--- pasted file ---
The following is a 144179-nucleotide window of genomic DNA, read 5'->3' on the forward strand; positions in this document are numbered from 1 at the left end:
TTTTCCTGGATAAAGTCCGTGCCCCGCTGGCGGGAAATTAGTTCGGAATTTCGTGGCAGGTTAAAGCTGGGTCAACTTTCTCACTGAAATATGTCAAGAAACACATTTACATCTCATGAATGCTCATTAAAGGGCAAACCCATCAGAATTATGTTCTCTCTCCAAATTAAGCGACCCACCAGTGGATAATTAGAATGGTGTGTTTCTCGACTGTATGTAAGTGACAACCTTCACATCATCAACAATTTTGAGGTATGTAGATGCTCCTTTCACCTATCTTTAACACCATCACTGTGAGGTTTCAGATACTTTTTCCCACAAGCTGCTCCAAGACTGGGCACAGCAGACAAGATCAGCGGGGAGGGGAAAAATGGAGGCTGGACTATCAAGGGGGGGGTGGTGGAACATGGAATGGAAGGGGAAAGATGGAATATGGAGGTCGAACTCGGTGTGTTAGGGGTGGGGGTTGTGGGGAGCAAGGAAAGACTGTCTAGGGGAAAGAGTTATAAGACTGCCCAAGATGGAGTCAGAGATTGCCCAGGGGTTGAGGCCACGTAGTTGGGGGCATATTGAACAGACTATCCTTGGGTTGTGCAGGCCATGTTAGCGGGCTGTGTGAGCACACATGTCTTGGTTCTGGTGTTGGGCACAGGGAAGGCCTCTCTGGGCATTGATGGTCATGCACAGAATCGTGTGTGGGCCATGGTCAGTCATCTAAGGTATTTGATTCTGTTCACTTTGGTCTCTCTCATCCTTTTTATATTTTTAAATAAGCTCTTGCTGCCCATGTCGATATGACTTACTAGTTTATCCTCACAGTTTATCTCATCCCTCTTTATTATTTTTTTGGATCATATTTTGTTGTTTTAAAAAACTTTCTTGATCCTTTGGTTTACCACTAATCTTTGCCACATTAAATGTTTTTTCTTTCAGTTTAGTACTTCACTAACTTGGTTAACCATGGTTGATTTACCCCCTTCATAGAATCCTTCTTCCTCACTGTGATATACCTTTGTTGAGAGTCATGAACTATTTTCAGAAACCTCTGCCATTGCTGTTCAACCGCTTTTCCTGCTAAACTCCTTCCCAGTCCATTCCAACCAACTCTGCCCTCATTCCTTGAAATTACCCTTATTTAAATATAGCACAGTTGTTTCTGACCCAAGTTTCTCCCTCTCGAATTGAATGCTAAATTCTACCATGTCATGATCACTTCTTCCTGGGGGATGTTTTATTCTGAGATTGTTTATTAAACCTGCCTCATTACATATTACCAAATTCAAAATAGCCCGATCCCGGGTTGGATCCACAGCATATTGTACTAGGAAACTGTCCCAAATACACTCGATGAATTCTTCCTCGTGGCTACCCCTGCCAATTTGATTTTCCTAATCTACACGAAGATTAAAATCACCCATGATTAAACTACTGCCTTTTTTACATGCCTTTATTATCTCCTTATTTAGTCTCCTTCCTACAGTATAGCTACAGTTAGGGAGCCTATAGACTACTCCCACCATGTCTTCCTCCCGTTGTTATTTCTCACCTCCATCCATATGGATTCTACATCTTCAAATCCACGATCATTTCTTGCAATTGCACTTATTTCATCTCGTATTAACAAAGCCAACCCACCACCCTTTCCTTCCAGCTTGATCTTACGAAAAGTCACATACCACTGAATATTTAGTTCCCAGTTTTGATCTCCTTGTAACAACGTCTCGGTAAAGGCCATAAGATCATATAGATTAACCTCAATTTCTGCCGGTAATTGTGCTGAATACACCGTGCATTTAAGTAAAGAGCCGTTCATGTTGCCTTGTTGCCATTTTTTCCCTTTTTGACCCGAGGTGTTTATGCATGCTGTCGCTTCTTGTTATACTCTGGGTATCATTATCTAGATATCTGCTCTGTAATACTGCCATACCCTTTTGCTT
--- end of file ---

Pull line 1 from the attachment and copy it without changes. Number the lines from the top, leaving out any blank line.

The following is a 144179-nucleotide window of genomic DNA, read 5'->3' on the forward strand; positions in this document are numbered from 1 at the left end: